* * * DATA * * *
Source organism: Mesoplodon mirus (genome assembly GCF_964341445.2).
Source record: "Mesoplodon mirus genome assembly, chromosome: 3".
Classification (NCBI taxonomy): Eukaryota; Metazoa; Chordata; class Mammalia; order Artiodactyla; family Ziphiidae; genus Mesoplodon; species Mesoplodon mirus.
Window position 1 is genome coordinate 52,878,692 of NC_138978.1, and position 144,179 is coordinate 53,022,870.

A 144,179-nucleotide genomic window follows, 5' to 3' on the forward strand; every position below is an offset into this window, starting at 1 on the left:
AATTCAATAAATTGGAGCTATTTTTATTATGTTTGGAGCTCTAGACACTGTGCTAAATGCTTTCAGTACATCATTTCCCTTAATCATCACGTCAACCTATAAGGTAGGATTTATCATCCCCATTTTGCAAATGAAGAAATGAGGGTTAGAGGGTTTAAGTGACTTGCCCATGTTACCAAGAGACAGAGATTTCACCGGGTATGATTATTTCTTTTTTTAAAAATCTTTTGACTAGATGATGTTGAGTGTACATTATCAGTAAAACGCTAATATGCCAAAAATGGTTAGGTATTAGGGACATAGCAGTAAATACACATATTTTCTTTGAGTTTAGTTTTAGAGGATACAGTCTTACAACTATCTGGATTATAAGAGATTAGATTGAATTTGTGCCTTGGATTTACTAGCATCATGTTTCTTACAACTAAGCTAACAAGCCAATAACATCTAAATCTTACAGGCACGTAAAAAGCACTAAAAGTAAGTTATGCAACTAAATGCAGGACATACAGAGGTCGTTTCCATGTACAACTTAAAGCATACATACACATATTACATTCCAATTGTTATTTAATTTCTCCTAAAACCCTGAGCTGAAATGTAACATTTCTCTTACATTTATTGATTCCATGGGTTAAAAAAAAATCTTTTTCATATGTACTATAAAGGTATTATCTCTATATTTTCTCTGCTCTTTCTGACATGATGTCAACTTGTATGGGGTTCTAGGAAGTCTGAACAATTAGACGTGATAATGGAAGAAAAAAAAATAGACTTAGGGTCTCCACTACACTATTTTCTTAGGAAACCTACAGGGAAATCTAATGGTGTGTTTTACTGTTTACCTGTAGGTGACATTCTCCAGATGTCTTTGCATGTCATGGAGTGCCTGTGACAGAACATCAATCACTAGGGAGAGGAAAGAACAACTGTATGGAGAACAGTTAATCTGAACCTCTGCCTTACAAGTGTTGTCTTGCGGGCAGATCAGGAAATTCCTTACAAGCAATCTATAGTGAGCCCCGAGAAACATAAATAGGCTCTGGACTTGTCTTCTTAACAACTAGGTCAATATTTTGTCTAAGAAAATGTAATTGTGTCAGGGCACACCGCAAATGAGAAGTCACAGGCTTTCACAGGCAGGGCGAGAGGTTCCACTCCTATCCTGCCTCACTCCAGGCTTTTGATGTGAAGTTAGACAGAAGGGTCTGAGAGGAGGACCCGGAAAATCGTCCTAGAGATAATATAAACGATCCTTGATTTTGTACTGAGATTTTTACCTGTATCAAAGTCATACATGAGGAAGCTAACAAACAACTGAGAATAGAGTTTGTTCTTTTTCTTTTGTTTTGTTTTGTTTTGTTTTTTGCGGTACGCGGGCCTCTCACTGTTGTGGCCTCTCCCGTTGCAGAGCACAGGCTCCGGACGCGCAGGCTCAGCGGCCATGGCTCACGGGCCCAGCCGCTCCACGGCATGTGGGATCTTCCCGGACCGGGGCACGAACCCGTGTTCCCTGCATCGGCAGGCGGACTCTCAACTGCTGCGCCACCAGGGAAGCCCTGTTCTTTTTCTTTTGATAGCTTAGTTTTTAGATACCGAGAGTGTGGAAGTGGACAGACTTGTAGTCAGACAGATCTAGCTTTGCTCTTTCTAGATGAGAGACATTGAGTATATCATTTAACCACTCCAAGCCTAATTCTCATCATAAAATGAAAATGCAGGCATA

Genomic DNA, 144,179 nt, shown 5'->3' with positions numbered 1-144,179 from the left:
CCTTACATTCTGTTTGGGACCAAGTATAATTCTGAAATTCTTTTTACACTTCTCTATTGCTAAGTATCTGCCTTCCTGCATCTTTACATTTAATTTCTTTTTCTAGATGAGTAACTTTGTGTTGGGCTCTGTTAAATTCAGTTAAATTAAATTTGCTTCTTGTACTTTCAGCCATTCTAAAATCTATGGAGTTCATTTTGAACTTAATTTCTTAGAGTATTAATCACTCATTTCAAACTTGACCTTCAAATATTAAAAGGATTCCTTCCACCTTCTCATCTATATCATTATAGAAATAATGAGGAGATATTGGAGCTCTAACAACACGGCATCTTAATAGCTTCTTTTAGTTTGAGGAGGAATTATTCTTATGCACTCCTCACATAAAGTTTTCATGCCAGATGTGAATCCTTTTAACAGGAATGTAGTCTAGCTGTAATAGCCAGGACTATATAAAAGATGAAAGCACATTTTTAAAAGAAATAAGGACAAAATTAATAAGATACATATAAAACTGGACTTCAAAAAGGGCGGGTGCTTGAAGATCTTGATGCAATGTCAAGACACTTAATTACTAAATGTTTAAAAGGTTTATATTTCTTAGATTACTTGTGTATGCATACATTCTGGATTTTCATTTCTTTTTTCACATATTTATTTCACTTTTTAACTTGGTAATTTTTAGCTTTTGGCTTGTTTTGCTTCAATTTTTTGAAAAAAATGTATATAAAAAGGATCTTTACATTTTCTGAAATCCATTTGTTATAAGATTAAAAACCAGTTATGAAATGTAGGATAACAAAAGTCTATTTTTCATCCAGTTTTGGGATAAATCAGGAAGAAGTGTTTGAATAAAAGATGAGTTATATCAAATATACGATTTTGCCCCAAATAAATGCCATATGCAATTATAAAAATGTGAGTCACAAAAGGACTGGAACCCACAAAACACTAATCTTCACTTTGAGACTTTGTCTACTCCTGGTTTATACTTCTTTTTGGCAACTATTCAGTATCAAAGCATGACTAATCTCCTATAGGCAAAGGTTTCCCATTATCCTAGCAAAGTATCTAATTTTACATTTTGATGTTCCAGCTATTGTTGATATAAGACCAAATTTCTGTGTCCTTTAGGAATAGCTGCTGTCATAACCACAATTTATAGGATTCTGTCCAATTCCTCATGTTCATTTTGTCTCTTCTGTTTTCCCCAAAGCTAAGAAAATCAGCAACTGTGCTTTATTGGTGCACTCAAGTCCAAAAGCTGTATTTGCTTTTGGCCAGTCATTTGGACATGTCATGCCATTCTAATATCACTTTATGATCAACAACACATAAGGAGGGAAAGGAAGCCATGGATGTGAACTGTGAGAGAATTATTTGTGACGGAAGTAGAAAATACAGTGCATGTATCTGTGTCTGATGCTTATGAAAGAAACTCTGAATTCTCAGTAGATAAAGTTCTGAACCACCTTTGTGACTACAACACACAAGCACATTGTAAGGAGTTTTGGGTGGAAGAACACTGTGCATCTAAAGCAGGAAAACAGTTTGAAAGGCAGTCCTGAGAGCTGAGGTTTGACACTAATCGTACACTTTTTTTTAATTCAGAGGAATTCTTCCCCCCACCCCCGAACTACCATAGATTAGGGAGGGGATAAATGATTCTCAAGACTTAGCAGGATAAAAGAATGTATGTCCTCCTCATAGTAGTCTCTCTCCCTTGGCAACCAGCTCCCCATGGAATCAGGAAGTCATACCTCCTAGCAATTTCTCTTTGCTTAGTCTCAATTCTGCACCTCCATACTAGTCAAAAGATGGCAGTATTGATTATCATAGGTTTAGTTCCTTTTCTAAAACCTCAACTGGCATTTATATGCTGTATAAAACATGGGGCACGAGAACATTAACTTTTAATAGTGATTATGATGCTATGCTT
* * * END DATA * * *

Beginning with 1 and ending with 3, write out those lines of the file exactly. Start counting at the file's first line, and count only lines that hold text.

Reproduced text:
Source organism: Mesoplodon mirus (genome assembly GCF_964341445.2).
Source record: "Mesoplodon mirus genome assembly, chromosome: 3".
Classification (NCBI taxonomy): Eukaryota; Metazoa; Chordata; class Mammalia; order Artiodactyla; family Ziphiidae; genus Mesoplodon; species Mesoplodon mirus.